However, some restaurants have managed to find their place in this ever-changing city, gaining a foothold in their neighborhood, and building a community around them. Whether it’s the oldest Chinese restaurant in Seattle where Bruce Lee had dinner or the famous lunch counter at Sleepless in Seattle’s Athenian Inn – these legendary places define the city’s food culture.
Scroll down to see our list and click through the slideshow above to see past and current photos of some of the Emerald City’s most popular local institutions.
RELATED: 21 Iconic Seattle Restaurants That Don’t Exist
1. Lockspot Cafe: The Lockspot Cafe has been open for over 90 years, remains true to its no-frills roots and represents the character of the “old” Ballard in the rapidly growing neighborhood. Through numerous world wars, market crashes and natural disasters, crispy fish and chips were distributed. “When you walk into the Lockspot Cafe, it’s like coming home. This is a place of the generation,” said owner Pam Hanson, who started as a bartender at the cafe in 1996.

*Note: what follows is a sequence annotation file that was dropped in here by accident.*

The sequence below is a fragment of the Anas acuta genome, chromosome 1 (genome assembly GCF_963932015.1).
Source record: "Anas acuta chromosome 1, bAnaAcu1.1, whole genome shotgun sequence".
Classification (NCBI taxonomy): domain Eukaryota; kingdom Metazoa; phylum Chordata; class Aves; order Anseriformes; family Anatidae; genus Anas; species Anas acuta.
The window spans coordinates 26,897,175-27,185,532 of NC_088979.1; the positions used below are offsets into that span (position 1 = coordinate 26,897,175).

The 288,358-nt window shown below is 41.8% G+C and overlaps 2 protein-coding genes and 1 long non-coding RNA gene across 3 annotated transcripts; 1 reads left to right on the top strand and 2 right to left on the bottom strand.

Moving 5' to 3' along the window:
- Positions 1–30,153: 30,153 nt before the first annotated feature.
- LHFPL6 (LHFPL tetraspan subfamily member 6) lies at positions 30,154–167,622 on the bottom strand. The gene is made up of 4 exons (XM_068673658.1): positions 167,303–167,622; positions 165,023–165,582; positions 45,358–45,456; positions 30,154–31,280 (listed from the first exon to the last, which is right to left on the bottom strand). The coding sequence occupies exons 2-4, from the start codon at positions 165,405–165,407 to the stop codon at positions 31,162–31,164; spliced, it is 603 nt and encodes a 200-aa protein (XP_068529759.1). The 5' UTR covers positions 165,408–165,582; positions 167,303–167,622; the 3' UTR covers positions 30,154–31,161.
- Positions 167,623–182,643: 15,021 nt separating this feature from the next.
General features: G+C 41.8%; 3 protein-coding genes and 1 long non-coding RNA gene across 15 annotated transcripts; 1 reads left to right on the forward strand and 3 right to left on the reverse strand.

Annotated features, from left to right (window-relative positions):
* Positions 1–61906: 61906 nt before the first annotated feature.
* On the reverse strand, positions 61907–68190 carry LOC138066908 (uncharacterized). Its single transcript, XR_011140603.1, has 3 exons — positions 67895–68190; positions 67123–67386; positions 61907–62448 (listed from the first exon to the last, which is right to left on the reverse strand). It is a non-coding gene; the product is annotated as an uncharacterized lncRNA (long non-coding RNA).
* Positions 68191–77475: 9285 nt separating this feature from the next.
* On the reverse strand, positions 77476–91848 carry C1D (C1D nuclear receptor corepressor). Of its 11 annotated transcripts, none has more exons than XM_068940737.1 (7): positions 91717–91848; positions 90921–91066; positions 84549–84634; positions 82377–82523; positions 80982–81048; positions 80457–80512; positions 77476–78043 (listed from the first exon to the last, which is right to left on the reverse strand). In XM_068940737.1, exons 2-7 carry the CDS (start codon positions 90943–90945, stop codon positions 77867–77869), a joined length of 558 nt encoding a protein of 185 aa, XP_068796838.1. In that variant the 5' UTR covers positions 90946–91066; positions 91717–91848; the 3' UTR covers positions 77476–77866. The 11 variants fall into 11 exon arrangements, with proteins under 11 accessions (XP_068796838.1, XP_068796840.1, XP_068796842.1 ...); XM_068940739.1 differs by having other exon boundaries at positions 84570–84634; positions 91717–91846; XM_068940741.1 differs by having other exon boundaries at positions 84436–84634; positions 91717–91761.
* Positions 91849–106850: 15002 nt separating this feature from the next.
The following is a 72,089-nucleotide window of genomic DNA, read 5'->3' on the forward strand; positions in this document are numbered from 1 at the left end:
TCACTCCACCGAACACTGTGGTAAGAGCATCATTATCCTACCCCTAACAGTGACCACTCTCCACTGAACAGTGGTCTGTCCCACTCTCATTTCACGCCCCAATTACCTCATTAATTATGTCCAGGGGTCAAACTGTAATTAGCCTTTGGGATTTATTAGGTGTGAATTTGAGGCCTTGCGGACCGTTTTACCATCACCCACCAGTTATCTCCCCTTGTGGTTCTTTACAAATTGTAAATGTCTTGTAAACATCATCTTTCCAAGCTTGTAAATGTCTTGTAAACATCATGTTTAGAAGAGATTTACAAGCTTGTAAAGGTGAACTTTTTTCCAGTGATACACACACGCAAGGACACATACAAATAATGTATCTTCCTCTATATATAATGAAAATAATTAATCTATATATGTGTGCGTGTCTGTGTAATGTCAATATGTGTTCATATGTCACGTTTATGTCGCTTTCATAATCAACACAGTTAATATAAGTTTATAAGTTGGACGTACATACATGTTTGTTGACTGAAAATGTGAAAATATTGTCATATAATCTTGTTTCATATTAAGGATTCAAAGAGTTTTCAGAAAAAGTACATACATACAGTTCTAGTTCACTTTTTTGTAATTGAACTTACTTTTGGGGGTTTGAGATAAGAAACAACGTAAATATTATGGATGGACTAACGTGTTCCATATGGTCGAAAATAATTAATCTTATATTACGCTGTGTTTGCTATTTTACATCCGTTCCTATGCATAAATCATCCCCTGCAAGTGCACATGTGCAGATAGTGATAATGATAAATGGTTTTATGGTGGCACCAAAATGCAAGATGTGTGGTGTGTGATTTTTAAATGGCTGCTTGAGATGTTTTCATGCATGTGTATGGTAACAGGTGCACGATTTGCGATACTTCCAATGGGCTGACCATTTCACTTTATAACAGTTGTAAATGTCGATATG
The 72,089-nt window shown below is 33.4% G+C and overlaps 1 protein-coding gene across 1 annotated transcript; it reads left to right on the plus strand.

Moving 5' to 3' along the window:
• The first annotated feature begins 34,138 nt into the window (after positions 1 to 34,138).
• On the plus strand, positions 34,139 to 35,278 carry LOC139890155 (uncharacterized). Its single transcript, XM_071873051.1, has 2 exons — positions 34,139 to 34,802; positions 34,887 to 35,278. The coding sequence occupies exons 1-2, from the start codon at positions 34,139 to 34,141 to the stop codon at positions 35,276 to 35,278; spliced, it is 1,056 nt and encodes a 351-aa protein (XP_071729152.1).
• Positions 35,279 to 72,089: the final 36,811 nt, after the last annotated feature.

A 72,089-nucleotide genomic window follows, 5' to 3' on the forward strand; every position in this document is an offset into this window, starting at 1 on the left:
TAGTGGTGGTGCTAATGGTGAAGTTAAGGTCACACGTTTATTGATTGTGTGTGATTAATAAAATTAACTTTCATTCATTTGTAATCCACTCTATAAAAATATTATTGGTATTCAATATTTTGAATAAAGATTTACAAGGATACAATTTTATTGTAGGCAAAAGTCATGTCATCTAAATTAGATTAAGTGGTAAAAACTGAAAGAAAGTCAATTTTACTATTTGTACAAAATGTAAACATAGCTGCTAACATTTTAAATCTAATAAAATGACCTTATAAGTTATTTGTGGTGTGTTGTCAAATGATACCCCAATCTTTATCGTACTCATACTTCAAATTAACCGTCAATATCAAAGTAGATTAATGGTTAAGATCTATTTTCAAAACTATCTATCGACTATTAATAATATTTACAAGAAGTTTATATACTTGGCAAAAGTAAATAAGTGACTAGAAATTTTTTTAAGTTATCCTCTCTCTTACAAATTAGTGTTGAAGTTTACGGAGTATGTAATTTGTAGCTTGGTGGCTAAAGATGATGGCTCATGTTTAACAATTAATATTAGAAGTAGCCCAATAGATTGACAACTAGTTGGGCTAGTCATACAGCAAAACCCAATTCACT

2. Mecca Cafe: This Lower Queen Anne establishment was opened in 1930 by C. Preston Smith and his wife Frances, who had opened 5 Point Cafe a year earlier. When Prohibition ended in 1933, the two historic connections were Seattle’s first legal bars. The Mecca remained in the possession of the Smith family until it was sold in 2001. The nightspot still exists today and serves burgers, benedicts, and sandwiches at reasonable prices.
3. Dealer café: Claiming the title “Seattle’s Oldest Restaurant”, Merchant’s Cafe has been on the corner of James and Yesler since 1890. The restaurant’s long and sometimes spooky history makes it a popular destination for those interested in the haunted, ghostly, and paranormal.